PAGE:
There is a lot to hate about this film. Not least that Christian Grey’s ‘playroom’ is so red and shiny it felt like the inside of a frankfurter, which gave me the disconcerting sensation of being turned on, peckish and weirded out all at once. There’s no two ways about it, the plot is thin, the dialogue verges on gleefully appalling – a personal highlight being “I guess I’m just 50 Shades of fucked up.”

But…there was the moment. Where the air changed, the walkouts started and I began to tense up. It was undeniably uncomfortable. But did it represent or glamourise violence against women? I went home, slept, considered.

I was shocked at what I saw. But scenes of violence cannot be taken out of context. This movie was leading up to a climax (sorry) and I believe the makers had, by that point, completely eradicated any question that this woman was intellectually submissive, or airheaded, or doing anything against her will. It was at her insistence it happened, and on realising her overestimation of Grey, she departed, despite his vulnerable emotional state. She left him to deal with the consequences of his actions and I believed the character, as Johnson had sensitively portrayed her, was making an intelligent and informed decision. And as for the strong, dominant Grey (Jamie Dornan), as the credits rolled I had to conclude he was a bit of a loser; and I believe that to have been the filmmakers’ intention. My opinion, ladies and gentlemen.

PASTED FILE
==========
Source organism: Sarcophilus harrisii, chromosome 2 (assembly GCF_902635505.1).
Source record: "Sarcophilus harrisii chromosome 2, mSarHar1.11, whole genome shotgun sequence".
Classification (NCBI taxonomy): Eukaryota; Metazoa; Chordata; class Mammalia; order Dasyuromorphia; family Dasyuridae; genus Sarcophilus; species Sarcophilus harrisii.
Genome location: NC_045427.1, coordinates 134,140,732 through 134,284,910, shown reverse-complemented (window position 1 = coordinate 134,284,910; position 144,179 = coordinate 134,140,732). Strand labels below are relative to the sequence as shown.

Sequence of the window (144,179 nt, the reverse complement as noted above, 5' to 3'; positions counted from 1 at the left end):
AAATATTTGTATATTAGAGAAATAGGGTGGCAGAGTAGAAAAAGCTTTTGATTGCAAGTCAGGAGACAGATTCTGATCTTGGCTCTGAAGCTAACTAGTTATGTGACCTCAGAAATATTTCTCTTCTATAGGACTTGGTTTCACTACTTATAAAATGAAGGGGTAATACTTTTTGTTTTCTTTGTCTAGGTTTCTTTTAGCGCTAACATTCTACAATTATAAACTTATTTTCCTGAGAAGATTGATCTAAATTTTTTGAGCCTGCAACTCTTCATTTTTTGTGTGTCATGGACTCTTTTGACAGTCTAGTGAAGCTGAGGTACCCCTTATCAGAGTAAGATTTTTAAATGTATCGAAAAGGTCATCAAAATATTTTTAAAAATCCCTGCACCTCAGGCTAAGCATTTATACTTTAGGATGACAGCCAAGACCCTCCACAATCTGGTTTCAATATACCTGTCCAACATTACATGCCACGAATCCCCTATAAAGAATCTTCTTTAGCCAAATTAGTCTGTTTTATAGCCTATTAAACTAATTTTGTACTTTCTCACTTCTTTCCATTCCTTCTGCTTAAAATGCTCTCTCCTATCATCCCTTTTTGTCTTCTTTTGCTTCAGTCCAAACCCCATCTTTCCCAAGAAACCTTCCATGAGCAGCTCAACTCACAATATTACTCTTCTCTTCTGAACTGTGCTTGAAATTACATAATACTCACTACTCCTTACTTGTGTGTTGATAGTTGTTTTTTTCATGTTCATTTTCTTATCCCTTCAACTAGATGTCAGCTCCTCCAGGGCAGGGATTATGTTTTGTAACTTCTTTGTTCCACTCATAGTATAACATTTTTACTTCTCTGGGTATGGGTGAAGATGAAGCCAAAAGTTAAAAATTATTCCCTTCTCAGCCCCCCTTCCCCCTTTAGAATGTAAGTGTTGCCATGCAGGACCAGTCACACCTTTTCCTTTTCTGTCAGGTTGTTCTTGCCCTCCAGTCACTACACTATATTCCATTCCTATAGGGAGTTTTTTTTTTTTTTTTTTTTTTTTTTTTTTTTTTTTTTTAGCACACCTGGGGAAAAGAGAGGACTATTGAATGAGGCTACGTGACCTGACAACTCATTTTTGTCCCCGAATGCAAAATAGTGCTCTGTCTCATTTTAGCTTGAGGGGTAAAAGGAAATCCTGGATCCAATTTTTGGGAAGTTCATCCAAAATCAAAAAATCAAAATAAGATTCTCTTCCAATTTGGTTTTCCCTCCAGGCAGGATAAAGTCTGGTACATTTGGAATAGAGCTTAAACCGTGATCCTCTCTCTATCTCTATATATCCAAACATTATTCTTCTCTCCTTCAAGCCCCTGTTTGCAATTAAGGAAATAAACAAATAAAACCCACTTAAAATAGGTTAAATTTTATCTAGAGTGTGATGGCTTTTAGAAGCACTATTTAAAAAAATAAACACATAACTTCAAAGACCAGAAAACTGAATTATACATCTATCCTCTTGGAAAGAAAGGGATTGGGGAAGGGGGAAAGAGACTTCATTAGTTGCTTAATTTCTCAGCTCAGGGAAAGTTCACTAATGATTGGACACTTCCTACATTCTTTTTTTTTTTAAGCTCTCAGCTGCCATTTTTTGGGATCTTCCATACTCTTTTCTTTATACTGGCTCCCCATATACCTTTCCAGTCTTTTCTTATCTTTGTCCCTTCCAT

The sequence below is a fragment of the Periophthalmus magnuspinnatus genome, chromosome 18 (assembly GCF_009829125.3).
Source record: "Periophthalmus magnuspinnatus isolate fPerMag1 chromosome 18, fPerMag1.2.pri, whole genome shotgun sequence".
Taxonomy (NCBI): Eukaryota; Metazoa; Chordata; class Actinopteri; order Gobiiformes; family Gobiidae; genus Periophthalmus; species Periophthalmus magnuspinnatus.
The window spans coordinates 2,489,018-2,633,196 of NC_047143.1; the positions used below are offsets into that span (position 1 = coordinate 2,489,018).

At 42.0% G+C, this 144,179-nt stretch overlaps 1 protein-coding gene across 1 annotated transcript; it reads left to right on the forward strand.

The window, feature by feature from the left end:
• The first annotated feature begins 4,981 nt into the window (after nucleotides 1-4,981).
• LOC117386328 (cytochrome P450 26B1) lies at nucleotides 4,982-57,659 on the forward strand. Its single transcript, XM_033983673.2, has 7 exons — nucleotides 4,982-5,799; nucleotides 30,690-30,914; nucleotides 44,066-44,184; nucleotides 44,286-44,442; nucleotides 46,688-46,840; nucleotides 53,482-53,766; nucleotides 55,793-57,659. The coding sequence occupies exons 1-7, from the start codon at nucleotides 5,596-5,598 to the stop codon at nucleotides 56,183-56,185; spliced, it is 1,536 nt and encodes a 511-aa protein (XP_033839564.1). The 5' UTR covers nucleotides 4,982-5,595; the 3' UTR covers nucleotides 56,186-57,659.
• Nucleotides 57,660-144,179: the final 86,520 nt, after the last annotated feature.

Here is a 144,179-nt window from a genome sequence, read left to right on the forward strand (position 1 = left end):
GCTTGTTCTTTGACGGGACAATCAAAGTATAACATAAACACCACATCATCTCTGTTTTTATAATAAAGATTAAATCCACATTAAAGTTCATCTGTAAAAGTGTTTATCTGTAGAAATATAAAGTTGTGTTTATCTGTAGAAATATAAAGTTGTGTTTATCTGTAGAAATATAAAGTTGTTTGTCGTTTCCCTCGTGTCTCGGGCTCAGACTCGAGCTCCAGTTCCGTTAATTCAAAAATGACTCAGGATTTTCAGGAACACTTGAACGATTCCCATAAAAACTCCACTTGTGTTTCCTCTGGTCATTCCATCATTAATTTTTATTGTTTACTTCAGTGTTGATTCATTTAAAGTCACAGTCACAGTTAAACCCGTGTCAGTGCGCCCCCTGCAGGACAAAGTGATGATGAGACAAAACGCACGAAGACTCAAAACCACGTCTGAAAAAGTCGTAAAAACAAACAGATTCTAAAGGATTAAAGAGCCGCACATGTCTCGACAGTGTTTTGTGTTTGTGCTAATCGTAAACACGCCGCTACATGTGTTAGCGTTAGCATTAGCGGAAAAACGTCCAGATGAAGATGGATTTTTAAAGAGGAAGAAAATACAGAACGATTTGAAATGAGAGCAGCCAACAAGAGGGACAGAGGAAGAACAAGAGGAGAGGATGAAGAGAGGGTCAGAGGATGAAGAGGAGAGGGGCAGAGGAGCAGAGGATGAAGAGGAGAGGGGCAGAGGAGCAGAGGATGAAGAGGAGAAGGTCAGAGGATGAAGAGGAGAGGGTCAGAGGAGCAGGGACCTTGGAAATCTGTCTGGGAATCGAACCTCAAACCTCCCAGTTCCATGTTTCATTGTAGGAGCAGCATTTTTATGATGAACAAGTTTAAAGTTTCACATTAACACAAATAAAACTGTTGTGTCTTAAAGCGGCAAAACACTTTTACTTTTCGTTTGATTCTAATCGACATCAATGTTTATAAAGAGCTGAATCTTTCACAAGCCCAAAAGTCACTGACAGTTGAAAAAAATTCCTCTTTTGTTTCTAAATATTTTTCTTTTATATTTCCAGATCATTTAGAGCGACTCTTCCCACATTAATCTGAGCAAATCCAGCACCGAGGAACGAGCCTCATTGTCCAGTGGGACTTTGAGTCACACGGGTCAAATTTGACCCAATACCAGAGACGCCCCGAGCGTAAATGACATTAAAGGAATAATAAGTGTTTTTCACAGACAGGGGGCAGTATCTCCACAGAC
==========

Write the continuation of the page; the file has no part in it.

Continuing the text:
As for the movie itself. Did I have the time of my life? Not quite, but it came closer than expected. I still don’t know what the 50 Shades are all about. But boy did it have its moments of electricity. And I’m glad to be on the secret. I might even keep the halo off for a bit. *pops on Dirty Dancing*

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Written by Rebecca Humphries

Rebecca is an actress and writer from Norwich. She likes her portions big and her dogs small. @Beckshumps